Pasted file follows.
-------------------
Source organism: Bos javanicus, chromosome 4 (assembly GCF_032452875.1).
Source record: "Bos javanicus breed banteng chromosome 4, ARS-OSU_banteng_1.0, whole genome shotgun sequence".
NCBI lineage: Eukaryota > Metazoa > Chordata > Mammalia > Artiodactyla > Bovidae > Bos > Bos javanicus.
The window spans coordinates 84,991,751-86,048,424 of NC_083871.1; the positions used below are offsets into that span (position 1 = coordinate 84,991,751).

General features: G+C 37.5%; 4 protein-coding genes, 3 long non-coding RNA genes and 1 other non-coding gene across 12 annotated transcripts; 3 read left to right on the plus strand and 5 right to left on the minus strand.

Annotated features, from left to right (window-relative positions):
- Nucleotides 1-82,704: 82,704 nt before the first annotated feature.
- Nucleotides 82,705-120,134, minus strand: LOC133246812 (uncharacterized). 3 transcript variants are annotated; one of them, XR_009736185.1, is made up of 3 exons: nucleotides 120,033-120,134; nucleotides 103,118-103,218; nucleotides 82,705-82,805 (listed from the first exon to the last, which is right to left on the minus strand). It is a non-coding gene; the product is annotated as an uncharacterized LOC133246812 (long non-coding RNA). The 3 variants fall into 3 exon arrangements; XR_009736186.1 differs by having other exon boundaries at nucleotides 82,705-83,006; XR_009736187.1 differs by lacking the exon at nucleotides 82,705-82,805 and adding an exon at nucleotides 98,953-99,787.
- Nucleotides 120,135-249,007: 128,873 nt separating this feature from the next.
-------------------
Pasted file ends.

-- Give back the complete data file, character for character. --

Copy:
Source organism: Bos javanicus, chromosome 4 (assembly GCF_032452875.1).
Source record: "Bos javanicus breed banteng chromosome 4, ARS-OSU_banteng_1.0, whole genome shotgun sequence".
NCBI lineage: Eukaryota > Metazoa > Chordata > Mammalia > Artiodactyla > Bovidae > Bos > Bos javanicus.
The window spans coordinates 84,991,751-86,048,424 of NC_083871.1; the positions used below are offsets into that span (position 1 = coordinate 84,991,751).

General features: G+C 37.5%; 4 protein-coding genes, 3 long non-coding RNA genes and 1 other non-coding gene across 12 annotated transcripts; 3 read left to right on the plus strand and 5 right to left on the minus strand.

Annotated features, from left to right (window-relative positions):
- Nucleotides 1-82,704: 82,704 nt before the first annotated feature.
- Nucleotides 82,705-120,134, minus strand: LOC133246812 (uncharacterized). 3 transcript variants are annotated; one of them, XR_009736185.1, is made up of 3 exons: nucleotides 120,033-120,134; nucleotides 103,118-103,218; nucleotides 82,705-82,805 (listed from the first exon to the last, which is right to left on the minus strand). It is a non-coding gene; the product is annotated as an uncharacterized LOC133246812 (long non-coding RNA). The 3 variants fall into 3 exon arrangements; XR_009736186.1 differs by having other exon boundaries at nucleotides 82,705-83,006; XR_009736187.1 differs by lacking the exon at nucleotides 82,705-82,805 and adding an exon at nucleotides 98,953-99,787.
- Nucleotides 120,135-249,007: 128,873 nt separating this feature from the next.